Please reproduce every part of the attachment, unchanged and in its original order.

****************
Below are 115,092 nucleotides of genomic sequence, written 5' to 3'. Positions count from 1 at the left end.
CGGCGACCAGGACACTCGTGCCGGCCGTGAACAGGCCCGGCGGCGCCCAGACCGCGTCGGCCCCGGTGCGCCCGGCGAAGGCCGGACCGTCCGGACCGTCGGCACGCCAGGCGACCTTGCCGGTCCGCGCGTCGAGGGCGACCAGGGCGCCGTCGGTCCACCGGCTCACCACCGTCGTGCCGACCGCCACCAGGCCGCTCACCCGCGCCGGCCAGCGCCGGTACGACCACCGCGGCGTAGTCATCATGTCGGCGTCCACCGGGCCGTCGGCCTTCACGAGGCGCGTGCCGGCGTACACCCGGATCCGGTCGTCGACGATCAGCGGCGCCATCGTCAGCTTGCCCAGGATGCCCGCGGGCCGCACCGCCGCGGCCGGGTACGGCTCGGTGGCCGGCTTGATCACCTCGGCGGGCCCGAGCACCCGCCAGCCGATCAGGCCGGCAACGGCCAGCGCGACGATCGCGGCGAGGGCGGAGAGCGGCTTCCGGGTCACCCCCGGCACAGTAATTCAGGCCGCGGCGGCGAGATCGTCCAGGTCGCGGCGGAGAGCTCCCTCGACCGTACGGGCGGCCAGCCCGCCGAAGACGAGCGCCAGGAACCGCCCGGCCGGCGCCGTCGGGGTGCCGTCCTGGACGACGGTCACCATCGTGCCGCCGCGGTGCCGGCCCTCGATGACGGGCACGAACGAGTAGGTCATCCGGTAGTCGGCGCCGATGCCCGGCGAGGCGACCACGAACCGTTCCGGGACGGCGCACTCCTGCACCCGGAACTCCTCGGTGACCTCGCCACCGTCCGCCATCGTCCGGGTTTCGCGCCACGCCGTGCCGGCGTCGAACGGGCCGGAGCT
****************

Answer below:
Below are 115,092 nucleotides of genomic sequence, written 5' to 3'. Positions count from 1 at the left end.
CGGCGACCAGGACACTCGTGCCGGCCGTGAACAGGCCCGGCGGCGCCCAGACCGCGTCGGCCCCGGTGCGCCCGGCGAAGGCCGGACCGTCCGGACCGTCGGCACGCCAGGCGACCTTGCCGGTCCGCGCGTCGAGGGCGACCAGGGCGCCGTCGGTCCACCGGCTCACCACCGTCGTGCCGACCGCCACCAGGCCGCTCACCCGCGCCGGCCAGCGCCGGTACGACCACCGCGGCGTAGTCATCATGTCGGCGTCCACCGGGCCGTCGGCCTTCACGAGGCGCGTGCCGGCGTACACCCGGATCCGGTCGTCGACGATCAGCGGCGCCATCGTCAGCTTGCCCAGGATGCCCGCGGGCCGCACCGCCGCGGCCGGGTACGGCTCGGTGGCCGGCTTGATCACCTCGGCGGGCCCGAGCACCCGCCAGCCGATCAGGCCGGCAACGGCCAGCGCGACGATCGCGGCGAGGGCGGAGAGCGGCTTCCGGGTCACCCCCGGCACAGTAATTCAGGCCGCGGCGGCGAGATCGTCCAGGTCGCGGCGGAGAGCTCCCTCGACCGTACGGGCGGCCAGCCCGCCGAAGACGAGCGCCAGGAACCGCCCGGCCGGCGCCGTCGGGGTGCCGTCCTGGACGACGGTCACCATCGTGCCGCCGCGGTGCCGGCCCTCGATGACGGGCACGAACGAGTAGGTCATCCGGTAGTCGGCGCCGATGCCCGGCGAGGCGACCACGAACCGTTCCGGGACGGCGCACTCCTGCACCCGGAACTCCTCGGTGACCTCGCCACCGTCCGCCATCGTCCGGGTTTCGCGCCACGCCGTGCCGGCGTCGAACGGGCCGGAGCT